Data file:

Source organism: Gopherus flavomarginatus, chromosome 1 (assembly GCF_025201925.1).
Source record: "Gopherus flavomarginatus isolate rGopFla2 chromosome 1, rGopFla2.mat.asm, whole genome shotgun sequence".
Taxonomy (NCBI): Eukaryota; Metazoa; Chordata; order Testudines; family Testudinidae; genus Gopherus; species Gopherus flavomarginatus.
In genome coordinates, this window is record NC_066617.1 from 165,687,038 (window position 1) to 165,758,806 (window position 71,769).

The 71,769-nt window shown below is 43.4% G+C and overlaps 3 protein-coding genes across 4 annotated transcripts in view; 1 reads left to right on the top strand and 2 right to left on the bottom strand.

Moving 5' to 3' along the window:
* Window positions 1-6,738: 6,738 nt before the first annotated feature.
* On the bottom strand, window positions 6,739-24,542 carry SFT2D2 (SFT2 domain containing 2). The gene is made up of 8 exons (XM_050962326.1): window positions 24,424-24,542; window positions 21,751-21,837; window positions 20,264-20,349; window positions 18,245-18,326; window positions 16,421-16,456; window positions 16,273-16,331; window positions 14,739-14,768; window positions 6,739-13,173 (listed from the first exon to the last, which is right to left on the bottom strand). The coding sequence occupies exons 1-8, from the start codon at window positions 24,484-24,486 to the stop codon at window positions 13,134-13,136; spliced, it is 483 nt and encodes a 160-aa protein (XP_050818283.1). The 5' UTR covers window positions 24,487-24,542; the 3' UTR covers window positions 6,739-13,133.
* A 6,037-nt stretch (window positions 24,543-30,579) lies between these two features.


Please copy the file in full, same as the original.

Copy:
Source organism: Gopherus flavomarginatus, chromosome 1 (assembly GCF_025201925.1).
Source record: "Gopherus flavomarginatus isolate rGopFla2 chromosome 1, rGopFla2.mat.asm, whole genome shotgun sequence".
Taxonomy (NCBI): Eukaryota; Metazoa; Chordata; order Testudines; family Testudinidae; genus Gopherus; species Gopherus flavomarginatus.
In genome coordinates, this window is record NC_066617.1 from 165,687,038 (window position 1) to 165,758,806 (window position 71,769).

The 71,769-nt window shown below is 43.4% G+C and overlaps 3 protein-coding genes across 4 annotated transcripts in view; 1 reads left to right on the top strand and 2 right to left on the bottom strand.

Moving 5' to 3' along the window:
* Window positions 1-6,738: 6,738 nt before the first annotated feature.
* On the bottom strand, window positions 6,739-24,542 carry SFT2D2 (SFT2 domain containing 2). The gene is made up of 8 exons (XM_050962326.1): window positions 24,424-24,542; window positions 21,751-21,837; window positions 20,264-20,349; window positions 18,245-18,326; window positions 16,421-16,456; window positions 16,273-16,331; window positions 14,739-14,768; window positions 6,739-13,173 (listed from the first exon to the last, which is right to left on the bottom strand). The coding sequence occupies exons 1-8, from the start codon at window positions 24,484-24,486 to the stop codon at window positions 13,134-13,136; spliced, it is 483 nt and encodes a 160-aa protein (XP_050818283.1). The 5' UTR covers window positions 24,487-24,542; the 3' UTR covers window positions 6,739-13,133.
* A 6,037-nt stretch (window positions 24,543-30,579) lies between these two features.